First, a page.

Gender differences in the associations among marijuana use, cigarette use, and symptoms of depression during adolescence and young adulthood.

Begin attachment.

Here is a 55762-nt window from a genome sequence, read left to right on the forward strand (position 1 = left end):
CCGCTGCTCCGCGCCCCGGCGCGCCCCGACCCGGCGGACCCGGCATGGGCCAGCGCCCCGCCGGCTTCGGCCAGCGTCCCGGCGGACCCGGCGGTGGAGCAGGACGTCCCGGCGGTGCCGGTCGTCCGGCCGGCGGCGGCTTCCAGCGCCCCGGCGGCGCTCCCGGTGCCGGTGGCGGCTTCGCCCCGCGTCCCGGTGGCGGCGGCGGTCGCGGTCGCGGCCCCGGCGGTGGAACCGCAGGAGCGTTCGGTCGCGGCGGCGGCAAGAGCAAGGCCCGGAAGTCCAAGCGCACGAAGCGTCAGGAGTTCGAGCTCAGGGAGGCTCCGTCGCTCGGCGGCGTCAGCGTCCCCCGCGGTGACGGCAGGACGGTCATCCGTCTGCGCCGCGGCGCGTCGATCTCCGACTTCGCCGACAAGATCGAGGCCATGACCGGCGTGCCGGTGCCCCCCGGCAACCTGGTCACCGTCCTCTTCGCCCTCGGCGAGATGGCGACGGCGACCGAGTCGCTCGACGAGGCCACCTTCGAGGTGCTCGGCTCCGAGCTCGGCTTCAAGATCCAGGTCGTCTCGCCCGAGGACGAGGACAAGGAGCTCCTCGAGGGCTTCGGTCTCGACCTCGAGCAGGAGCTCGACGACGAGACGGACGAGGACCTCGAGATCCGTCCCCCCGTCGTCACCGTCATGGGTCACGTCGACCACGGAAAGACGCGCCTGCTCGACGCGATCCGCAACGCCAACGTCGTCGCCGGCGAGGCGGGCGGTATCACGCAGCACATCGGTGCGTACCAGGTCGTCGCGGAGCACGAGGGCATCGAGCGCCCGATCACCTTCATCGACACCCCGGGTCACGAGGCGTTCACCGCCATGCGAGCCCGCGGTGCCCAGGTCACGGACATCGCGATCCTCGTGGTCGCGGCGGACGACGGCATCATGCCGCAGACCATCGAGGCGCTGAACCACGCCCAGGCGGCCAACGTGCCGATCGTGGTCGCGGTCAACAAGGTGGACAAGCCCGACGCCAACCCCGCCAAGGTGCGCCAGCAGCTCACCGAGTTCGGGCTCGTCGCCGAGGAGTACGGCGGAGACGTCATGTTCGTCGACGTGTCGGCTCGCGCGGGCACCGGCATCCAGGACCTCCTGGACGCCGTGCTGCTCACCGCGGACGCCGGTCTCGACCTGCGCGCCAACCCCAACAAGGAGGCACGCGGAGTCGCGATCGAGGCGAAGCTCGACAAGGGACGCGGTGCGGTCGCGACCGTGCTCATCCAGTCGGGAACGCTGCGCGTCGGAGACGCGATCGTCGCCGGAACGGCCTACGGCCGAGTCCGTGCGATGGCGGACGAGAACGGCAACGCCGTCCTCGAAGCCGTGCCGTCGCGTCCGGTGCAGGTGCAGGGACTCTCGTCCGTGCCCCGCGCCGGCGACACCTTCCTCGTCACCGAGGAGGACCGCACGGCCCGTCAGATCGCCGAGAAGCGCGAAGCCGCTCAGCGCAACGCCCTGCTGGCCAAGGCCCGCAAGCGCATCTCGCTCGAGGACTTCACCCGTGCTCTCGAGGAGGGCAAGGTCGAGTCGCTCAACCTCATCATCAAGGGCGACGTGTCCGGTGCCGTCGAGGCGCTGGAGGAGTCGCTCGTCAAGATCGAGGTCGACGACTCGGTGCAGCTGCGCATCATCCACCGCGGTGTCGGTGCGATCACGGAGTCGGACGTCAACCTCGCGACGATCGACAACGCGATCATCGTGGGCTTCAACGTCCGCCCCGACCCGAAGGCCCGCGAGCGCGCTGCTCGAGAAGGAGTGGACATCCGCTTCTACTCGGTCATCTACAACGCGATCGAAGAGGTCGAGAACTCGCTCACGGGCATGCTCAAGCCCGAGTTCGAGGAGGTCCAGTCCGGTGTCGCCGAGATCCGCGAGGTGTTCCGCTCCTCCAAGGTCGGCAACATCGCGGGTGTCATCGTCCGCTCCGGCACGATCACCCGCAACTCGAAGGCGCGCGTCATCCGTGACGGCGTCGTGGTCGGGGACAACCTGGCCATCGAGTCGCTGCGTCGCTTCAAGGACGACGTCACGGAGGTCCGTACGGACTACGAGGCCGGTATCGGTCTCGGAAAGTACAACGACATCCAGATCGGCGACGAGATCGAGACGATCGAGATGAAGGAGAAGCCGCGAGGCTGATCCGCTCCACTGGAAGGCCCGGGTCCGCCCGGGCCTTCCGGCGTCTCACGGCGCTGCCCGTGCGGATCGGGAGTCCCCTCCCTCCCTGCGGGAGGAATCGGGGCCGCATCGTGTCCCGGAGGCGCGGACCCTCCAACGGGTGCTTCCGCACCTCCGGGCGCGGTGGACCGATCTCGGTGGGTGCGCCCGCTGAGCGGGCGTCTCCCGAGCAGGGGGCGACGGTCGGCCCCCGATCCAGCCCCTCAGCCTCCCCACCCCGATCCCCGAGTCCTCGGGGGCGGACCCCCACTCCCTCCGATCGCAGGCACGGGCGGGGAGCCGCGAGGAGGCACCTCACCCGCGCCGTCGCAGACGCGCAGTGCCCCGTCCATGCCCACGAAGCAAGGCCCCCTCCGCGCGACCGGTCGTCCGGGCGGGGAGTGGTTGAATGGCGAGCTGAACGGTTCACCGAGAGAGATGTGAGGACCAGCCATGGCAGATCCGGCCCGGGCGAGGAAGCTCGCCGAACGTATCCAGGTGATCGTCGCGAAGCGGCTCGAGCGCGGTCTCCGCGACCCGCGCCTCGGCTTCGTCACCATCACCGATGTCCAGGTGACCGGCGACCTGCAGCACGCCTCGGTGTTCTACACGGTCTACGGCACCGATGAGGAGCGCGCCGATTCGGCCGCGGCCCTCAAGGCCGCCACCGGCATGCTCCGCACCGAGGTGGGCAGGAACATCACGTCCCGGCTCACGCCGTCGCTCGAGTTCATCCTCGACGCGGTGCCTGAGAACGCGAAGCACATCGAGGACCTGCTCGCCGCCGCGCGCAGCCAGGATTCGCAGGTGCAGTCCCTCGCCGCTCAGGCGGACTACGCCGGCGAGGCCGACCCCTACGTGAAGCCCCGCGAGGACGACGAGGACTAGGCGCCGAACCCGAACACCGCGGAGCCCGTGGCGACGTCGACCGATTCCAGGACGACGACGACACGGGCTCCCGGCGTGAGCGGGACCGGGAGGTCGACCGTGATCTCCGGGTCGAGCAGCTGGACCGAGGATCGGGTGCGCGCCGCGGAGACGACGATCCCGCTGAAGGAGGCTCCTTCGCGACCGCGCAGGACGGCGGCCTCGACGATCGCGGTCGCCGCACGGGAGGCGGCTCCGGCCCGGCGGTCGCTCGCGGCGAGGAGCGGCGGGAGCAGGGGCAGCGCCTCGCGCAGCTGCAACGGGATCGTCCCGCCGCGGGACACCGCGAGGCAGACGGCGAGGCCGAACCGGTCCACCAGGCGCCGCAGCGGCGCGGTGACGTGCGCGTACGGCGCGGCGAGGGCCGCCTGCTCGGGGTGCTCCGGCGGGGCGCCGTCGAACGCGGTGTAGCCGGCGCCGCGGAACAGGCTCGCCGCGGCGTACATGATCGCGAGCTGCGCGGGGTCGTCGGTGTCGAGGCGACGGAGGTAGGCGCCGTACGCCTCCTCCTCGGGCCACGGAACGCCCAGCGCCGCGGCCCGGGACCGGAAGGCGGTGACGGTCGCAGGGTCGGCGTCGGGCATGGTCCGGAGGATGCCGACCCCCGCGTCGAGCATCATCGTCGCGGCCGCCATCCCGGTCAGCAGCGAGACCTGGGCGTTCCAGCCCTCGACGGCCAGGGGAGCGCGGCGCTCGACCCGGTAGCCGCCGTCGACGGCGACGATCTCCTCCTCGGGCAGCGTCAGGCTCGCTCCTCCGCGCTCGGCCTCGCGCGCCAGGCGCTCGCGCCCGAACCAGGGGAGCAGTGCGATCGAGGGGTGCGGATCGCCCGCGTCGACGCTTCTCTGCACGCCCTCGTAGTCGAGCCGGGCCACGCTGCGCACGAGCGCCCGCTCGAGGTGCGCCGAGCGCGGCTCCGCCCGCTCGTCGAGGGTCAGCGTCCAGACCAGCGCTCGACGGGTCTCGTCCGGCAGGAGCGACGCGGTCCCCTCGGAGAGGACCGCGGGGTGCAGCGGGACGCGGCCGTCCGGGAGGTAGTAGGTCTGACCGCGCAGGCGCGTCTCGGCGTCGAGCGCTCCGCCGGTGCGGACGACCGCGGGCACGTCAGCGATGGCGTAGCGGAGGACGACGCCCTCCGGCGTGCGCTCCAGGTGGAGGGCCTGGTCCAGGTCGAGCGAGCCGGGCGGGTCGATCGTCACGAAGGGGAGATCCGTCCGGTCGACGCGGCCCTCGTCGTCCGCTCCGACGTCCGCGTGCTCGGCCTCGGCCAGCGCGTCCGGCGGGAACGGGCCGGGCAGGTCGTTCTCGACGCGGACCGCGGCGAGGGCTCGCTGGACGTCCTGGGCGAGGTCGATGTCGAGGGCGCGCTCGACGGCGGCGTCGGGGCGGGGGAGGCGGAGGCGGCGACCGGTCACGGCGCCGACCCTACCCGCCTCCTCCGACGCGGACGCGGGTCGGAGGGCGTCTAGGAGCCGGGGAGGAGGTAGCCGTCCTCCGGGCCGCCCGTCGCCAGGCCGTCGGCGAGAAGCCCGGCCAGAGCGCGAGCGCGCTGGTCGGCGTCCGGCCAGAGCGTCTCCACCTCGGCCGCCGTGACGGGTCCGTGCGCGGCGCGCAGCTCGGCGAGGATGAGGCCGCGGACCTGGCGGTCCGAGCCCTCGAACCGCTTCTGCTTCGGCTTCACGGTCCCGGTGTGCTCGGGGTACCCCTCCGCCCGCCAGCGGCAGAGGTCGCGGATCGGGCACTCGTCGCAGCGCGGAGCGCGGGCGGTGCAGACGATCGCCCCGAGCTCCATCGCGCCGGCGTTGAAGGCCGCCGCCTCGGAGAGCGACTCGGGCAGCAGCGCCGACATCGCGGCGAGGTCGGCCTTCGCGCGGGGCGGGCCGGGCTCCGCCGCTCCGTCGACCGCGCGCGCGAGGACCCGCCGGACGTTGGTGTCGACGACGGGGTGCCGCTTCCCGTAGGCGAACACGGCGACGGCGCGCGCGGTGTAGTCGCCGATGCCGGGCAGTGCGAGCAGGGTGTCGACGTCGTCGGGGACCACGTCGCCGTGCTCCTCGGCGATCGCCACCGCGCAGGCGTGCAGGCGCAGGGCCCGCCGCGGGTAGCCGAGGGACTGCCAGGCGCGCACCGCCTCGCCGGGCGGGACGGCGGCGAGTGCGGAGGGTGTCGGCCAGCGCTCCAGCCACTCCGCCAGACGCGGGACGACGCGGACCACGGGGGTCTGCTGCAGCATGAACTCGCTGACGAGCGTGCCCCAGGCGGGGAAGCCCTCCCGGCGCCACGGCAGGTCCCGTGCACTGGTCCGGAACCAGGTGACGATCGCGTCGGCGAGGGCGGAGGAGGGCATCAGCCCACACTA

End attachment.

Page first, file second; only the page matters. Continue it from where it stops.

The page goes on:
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Introduction: As prevalence of marijuana use increases, it is important that we better understand how factors like gender, cigarette use, and depression are related to marijuana use during adolescence and young adulthood. We examined longitudinal relationships among these variables in adolescents moving into young adulthood who were studied longitudinally for six years. Methods: 1,263 individuals were included in the study. Participants were oversampled for ever-smoking a cigarette at baseline, when they were 15-16 years old. Frequency of cigarette smoking and marijuana use, as well as depression symptoms were assessed at baseline, 6, 15-, 24-, 60- and 72-months. Results: Cigarette use frequency and depression symptoms were associated with frequency of marijuana use (p-values <.001), particularly in adolescence, but there were important gender differences in these relationships. Specifically, symptoms of depression were related to marijuana use frequency among males (p<.001), but not females (p=.62). In addition, frequency of marijuana use was associated with increased cigarette use frequency, especially among males who had higher symptoms of depression (p<.001). However, this effect was not seen among females. Exploratory analyses suggested relationships between frequency of use and depression are specific to marijuana, not cigarettes. Conclusions: Marijuana use is strongly related to depression symptoms and cigarette use frequency in males, indicating that in males these detrimental factors converge, whereas in females they do not. Gender differences in the factors related to marijuana use may mean that there are different risks for and consequences from use and have implications for prevention and intervention efforts.